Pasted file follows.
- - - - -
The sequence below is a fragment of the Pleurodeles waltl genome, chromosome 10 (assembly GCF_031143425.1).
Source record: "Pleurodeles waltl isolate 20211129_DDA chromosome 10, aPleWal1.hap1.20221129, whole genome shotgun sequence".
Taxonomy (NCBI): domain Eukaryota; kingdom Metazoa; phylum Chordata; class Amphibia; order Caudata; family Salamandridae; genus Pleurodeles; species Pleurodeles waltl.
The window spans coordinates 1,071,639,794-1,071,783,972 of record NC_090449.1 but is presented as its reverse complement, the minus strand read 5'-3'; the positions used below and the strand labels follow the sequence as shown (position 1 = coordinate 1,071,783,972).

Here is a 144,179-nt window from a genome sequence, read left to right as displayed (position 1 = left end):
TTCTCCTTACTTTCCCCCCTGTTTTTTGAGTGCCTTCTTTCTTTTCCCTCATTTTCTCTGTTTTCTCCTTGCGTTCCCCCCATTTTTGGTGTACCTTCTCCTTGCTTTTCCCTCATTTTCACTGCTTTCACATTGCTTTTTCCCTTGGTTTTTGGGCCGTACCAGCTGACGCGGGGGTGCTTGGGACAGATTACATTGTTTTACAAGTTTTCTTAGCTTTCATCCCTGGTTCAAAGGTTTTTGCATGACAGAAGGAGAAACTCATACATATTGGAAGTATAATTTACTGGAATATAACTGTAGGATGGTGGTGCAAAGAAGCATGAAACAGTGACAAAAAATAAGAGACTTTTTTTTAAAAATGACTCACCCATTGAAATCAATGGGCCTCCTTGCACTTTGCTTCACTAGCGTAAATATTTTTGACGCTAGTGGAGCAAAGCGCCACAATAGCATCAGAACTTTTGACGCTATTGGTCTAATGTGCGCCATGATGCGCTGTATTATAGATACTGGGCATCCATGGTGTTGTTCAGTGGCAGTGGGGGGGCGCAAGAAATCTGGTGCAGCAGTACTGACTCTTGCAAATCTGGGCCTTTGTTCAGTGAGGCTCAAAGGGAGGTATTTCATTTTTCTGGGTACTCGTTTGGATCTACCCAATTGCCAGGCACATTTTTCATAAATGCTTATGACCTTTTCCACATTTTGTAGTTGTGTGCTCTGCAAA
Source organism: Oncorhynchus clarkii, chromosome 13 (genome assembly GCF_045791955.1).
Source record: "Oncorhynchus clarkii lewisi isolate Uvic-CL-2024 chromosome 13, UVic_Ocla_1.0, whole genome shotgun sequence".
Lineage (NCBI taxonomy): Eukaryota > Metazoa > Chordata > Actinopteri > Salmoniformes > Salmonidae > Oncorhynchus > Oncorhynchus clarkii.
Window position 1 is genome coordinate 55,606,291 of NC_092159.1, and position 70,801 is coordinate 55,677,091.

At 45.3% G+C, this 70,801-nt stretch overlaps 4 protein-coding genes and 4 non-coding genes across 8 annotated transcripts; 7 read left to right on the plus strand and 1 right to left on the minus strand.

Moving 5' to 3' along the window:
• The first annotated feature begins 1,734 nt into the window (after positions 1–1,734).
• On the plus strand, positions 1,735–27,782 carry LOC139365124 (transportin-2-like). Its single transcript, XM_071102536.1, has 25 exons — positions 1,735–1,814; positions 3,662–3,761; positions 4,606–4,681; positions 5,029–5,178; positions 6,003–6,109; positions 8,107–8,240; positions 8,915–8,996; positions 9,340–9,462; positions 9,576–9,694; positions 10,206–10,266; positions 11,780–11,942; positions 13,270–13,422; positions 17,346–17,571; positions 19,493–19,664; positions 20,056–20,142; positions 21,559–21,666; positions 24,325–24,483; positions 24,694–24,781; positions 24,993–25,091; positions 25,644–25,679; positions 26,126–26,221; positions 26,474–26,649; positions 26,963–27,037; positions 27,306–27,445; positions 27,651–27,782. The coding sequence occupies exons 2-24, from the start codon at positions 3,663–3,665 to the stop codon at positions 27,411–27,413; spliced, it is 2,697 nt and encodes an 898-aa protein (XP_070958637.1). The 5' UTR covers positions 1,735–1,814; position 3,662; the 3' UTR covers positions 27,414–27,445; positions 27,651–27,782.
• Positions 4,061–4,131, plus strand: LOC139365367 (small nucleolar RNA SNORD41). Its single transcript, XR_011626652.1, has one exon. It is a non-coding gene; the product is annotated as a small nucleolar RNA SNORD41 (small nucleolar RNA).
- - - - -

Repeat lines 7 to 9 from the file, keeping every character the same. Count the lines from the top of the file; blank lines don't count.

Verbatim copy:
Source organism: Oncorhynchus clarkii, chromosome 13 (genome assembly GCF_045791955.1).
Source record: "Oncorhynchus clarkii lewisi isolate Uvic-CL-2024 chromosome 13, UVic_Ocla_1.0, whole genome shotgun sequence".
Lineage (NCBI taxonomy): Eukaryota > Metazoa > Chordata > Actinopteri > Salmoniformes > Salmonidae > Oncorhynchus > Oncorhynchus clarkii.